The food hall obsession is real — so much that Fort Worth will now open …
For attorney and restaurateur Kevin Kelley, opening a new restaurant amidst COVID19 was challenging nonetheless — but in the grand scheme of things and in his world, it’s just business. Lounging back cool, calm and collected in his Downtown office, the namesake of the Kelley Law Firm is visibly busy — juggling text after text, managing the firm (which resides on the top two floors of the building), and casually dipping in and out of his latest success, True Kitchen and Kocktails, which occupies the first floor of the building on Elm Street that he owns.
Adorning the walls of his firm are quotes from hip-hop greats — presumably for motivation, as luxury fixtures of marble and contemporary art surround the space. We sat down with the 17-year civil litigator to snag the scoop on one of Dallas’ hottest new restaurants True Kitchen and Kocktails, and to peek into the man behind the concept. If anything is more apparent, it’s that Kevin Kelley is only just beginning — and as for the future post-Covid, the best is yet to come.
Inspire N Style: From attorney to restaurateur, wow! How did you get into the restaurant business?
Kevin Kelley: “I made an investment in Houston in a restaurant called Taste Bar and Kitchen, and so I bought 50% ownership interest in it and I saw how good it was for the community of Houston – so I wanted to bring something to Dallas that was a little more refined and better than the concept of Taste, so this is where the concept of True Kitchen and Kocktails came from.”
What makes True Kitchen unique? What is its overall concept?
“It’s a comfort food concept, but we want it to be a sexy brand also. Every time you come to True Kitchen and Kocktails, you’re always going to see the marble when you walk in, and you’re always going to see our asset lounge, which is our mezzanine level that has glass railings there – you’re going to see a lot of instagrammable things in the restaurant as well. We try to do what we can to define comfort food but served in a sexy building with a nice vibe.”
In the wake of the latest Black Lives Matter movement, there has been a surge of support for black-owned businesses. Would you say that that has helped with the buzz for True Kitchen?
“It definitely hasn’t hurt. I think a lot of the reason we’ve had buzz was because our advertising team has done a phenomenal job – and also our kitchen – they’re the star. We have a team that makes sure that the food not only comes out tasting good but looks good also. People in Dallas are hungry for a concept that is for us and by us, but when we walk into the place, we can feel good about where we’re eating at and feel safe. We’re in prime real estate in Downtown Dallas, and I just think that this is long overdue.”
From what we’ve heard, the most popular dishes are the lamb chops, fried chicken, and cocktails such as the peach Dusse’ Froze’ and the True Flame (which catches on fire). What was your inspiration behind the menu?
“That was a process that took searching across the country for the best chicken and waffle concepts – to figure out what we think would work in Dallas. I’m from Dallas so I’ve seen foods that have worked for me and have made me and my family happy, but I wanted them to be presented in a better way. So that meant traveling to the East Coast…Miami and other places…and my time living in Barcelona and in Paris, I had a chance to eat at some of the best restaurants in the world. I wanted to bring some of those elements to True. So while we’re Southern focused, we’re internationally inspired as well.”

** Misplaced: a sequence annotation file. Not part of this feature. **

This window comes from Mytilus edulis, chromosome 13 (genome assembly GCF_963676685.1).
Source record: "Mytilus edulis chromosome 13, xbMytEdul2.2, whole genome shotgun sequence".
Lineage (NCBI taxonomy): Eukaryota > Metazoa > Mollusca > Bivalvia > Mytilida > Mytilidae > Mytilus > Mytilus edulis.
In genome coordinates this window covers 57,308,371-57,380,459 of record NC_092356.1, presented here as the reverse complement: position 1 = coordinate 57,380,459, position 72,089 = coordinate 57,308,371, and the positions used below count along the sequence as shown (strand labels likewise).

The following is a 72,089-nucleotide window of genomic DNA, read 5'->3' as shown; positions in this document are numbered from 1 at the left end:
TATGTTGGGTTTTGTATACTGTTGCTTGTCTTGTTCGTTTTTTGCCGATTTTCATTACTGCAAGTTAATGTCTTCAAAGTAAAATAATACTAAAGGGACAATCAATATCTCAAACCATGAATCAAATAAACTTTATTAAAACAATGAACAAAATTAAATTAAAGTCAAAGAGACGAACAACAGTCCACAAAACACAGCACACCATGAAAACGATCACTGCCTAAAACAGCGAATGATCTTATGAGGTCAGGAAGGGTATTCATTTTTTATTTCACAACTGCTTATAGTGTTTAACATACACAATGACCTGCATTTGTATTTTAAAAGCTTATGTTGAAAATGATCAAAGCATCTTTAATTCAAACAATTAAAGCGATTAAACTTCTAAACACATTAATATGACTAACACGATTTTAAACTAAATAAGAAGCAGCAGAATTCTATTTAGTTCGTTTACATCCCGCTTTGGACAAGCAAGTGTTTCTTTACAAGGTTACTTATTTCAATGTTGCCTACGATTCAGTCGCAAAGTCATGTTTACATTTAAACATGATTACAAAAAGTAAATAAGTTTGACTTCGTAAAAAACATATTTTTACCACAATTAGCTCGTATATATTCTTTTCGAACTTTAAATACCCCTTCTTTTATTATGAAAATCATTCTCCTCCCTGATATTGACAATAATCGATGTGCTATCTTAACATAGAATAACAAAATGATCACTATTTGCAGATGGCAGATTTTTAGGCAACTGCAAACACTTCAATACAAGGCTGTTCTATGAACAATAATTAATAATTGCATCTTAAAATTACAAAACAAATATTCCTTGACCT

What made you decide to move forward in opening True Kitchen during COVID19, while so many businesses were unsure of survival?
“We don’t have any fear when we do business. We work hard, we come up with a plan and we push forward with our plan. We began construction of this space before COVID came around but our plan was so solid that we believed that we would have success regardless. Even beyond our plan, we’ve been committed to doing our role to support people during these times – so our motivation was knowing that when we open this restaurant, we’re going to be able to employ 60 people that look like us. So that motivation and that thought [process] forced us to not be deterred.”
What’s in the future for True Kitchen? It’s a dining spot not only for residents, but for those coming in from out of town. What’s next?
“We’ve got a lot of growth opportunities. We haven’t rolled out our to-go food options yet and we have yet to roll out our catering which we plan to do before the holidays – we’re not at 100% capacity and we’re booked out for the next six weeks. The city of Dallas has been very good to us. We’ve been successful because there’s a lot of good people in Dallas who support.”
Is there anything else you’d like to add?
“I think True is uniquely positioning me because hopefully I’m a model for other people where they can look at me and say, ‘You know what? This man is the first black man to own a building in Downtown Dallas – this man owns it and I can do it too.’ I want them to see me and see that I have the same skin color and background as them and hopefully it will encourage another generation of entrepreneurs.”
Kevin Kelley would also like to thank his core team for making True and all of his other endeavors a success including : Chris Petree, Aaron Brown, Michael Ashton, Jose Lopez, Cameron Pate, Patricia Morgan and many others.
Photography Credit: Cameron Pate